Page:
Date: Wed, 05 Jan 2011 11:20:19 +0100

> I tried looking a sun4d and sun4m to get an example of how to
> implement this in a better way, however they seem to implement the
> per-cpu ticker using hardcoded IRQ number 14 and a custom trap handler
> for the per-cpu timer ticker (see bottom of kernel/sun4m_irq.c:
> sun4m_init_timers()). The system clock is implemented using the
> time-tick at IRQ10. I'm not sure why the time-tick timer is used at
> all, unless the hardware requires it (the per-cpu timer perhaps can
> not get the time or limits HZ).

sun4c, sun4d, and sun4m have two timer sources that deliver interrupts
on level 10 and level 14 and these mappings are not changable.

The level 10 one is a global interrupt which can target one cpu,
whereas the level 14 one can be used in a per-cpu manner and is
usually referred to as the profiling timer.

Therefore there is one count/limit register pair for the level 10
timer, and NR_CPUS pairs of count/limit registers for level 14.

The best thing to do is the use only the level 14 timer, and register
is as a clockevent with the generic code.

Then you won't have to deal with any details like which cpu to invoke
the scheduler tick on, etc.  It'll all be taken care of for you.

Something like:

static struct clock_event_device sparc32_clockevent = {
	.features	= CLOCK_EVT_FEAT_ONESHOT,
	.set_mode	= sparc32_timer_setup,
	.set_next_event	= sparc32_next_event,
	.rating		= 100,
	.shift		= 30,
	.irq		= -1,
};
static DEFINE_PER_CPU(struct clock_event_device, sparc32_events);

You implement sparc32_timer_setup, which will look something like:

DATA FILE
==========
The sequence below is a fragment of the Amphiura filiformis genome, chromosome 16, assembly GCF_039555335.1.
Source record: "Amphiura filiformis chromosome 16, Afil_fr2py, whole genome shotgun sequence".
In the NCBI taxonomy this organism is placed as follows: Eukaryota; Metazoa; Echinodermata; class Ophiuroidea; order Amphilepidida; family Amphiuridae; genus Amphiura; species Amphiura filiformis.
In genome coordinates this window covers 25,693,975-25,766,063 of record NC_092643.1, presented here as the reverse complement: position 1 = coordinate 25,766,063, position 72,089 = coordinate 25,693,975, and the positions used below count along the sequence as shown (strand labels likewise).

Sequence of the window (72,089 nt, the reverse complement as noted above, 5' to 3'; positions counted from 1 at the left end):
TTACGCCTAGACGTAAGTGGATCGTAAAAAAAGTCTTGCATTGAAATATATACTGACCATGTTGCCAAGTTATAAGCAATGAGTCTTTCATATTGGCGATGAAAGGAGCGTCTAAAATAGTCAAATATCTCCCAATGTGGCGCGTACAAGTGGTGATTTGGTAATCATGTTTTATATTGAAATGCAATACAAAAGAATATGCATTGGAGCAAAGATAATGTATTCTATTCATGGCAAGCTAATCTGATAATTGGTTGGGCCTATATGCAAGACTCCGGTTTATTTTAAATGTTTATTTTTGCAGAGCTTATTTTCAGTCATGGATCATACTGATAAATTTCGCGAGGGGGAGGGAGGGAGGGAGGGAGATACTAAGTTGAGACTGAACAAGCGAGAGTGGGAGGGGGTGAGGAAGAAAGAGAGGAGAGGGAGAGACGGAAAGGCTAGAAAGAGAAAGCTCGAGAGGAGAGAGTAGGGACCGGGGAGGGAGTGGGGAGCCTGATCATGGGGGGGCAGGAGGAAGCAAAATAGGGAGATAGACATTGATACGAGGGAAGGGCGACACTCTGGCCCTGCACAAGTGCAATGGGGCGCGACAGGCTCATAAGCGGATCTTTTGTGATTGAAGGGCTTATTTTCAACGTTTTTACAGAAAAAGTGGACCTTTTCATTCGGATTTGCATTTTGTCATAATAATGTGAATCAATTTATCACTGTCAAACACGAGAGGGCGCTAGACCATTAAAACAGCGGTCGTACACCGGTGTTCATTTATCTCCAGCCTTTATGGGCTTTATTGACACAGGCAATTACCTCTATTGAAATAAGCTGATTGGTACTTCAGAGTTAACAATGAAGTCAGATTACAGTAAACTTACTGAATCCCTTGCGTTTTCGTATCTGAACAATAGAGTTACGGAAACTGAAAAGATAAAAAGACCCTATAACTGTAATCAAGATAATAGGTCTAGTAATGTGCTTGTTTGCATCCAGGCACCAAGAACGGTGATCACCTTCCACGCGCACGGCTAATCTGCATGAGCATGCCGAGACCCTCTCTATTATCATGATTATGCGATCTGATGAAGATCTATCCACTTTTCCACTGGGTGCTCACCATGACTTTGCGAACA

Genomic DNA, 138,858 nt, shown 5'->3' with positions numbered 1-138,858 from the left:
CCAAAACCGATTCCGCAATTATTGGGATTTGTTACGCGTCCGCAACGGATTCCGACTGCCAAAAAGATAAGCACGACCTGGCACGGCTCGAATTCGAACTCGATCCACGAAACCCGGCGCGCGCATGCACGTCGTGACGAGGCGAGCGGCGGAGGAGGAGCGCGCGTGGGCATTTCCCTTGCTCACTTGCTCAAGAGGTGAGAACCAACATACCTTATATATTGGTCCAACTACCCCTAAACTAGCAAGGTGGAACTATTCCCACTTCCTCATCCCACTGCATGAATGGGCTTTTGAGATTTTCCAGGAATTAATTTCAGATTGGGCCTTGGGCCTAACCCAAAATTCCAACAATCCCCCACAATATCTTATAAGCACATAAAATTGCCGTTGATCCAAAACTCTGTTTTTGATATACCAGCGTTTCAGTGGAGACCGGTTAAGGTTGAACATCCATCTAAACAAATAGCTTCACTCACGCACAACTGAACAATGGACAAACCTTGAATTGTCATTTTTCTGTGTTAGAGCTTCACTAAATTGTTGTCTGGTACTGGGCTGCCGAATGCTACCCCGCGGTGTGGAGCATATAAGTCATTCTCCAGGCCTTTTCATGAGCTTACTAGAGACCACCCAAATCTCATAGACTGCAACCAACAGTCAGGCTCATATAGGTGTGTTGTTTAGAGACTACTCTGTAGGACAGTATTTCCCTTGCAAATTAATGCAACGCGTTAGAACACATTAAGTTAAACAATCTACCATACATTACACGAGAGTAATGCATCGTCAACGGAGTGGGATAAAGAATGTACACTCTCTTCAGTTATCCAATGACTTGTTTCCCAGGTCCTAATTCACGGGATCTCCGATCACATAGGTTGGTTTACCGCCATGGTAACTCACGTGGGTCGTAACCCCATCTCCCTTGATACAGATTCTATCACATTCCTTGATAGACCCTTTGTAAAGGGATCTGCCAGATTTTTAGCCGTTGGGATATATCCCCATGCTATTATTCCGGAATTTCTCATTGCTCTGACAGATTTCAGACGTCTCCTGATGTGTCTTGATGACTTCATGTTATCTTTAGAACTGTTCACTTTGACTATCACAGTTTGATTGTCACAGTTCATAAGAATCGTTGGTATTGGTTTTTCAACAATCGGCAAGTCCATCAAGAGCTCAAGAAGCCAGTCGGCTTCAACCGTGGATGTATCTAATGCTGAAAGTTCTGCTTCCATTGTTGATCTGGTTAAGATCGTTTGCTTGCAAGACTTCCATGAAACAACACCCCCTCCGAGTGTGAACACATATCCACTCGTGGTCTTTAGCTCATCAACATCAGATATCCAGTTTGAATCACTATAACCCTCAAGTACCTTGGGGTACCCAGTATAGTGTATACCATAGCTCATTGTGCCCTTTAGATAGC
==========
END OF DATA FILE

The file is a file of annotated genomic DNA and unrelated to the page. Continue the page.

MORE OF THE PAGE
static void sparc32_timer_setup(enum clock_event_mode mode,
				struct clock_event_device *evt)
{
	switch (mode) {
	case CLOCK_EVT_MODE_ONESHOT:
	case CLOCK_EVT_MODE_RESUME:
		break;

	case CLOCK_EVT_MODE_SHUTDOWN:
		disable_level14_timer();
		break;

	case CLOCK_EVT_MODE_PERIODIC:
	case CLOCK_EVT_MODE_UNUSED:
		WARN_ON(1);
		break;
	};
}


and sparc32_next_event, which advances the limit register to the
next interrupt count.

static int sparc64_next_event(unsigned long delta,
			      struct clock_event_device *evt)
{
	unsigned long orig_count, new_count, new_limit;

	orig_count = sparc32_read_level14_count();
	new_limit = orig_count + delta;

	sparc32_write_level14_limit(new_limit);

	new_count = sparc32_read_level14_count();

	/* If the new limit has been passed already, let the caller
	 * know.
	 */
	if (((long)(new_count - (orig_count + delta))) > 0L)
		return -ETIME;

	return 0;
}

The level 14 timer interrupt should go:

	int cpu = smp_processor_id();
	struct clock_event_device *evt = &per_cpu(sparc32_events, cpu);
 ...
	if (unlikely(!evt->event_handler)) {
		printk(KERN_WARNING
		       "Spurious SPARC32 timer interrupt on cpu %d\n", cpu);
	} else
		evt->event_handler(evt);
 ...


Finally, on bootup and on each cpu, initialize (but do not start) the
level 14 timer and then go:

	struct clock_event_device *sevt;
	sevt = &__get_cpu_var(sparc32_events);

	memcpy(sevt, &sparc32_clockevent, sizeof(*sevt));
	sevt->cpumask = cpumask_of(smp_processor_id());

	clockevents_register_device(sevt);

The clockevents system will make ->next_event() calls on this
clockevents device to start the timers firing.

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Patch

diff --git a/arch/sparc/kernel/leon_smp.c b/arch/sparc/kernel/leon_smp.c
index e1656fc..7524689 100644
--- a/arch/sparc/kernel/leon_smp.c
+++ b/arch/sparc/kernel/leon_smp.c
@@ -56,8 +56,8 @@  void __init leon_configure_cache_smp(void);
 static inline unsigned long do_swap(volatile unsigned long *ptr,
 				    unsigned long val)
 {
-	__asm__ __volatile__("swapa [%1] %2, %0\n\t" : "=&r"(val)
-			     : "r"(ptr), "i"(ASI_LEON_DCACHE_MISS)
+	__asm__ __volatile__("swapa [%2] %3, %0\n\t" : "=&r"(val)
+			     : "0"(val), "r"(ptr), "i"(ASI_LEON_DCACHE_MISS)
 			     : "memory");
 	return val;
 }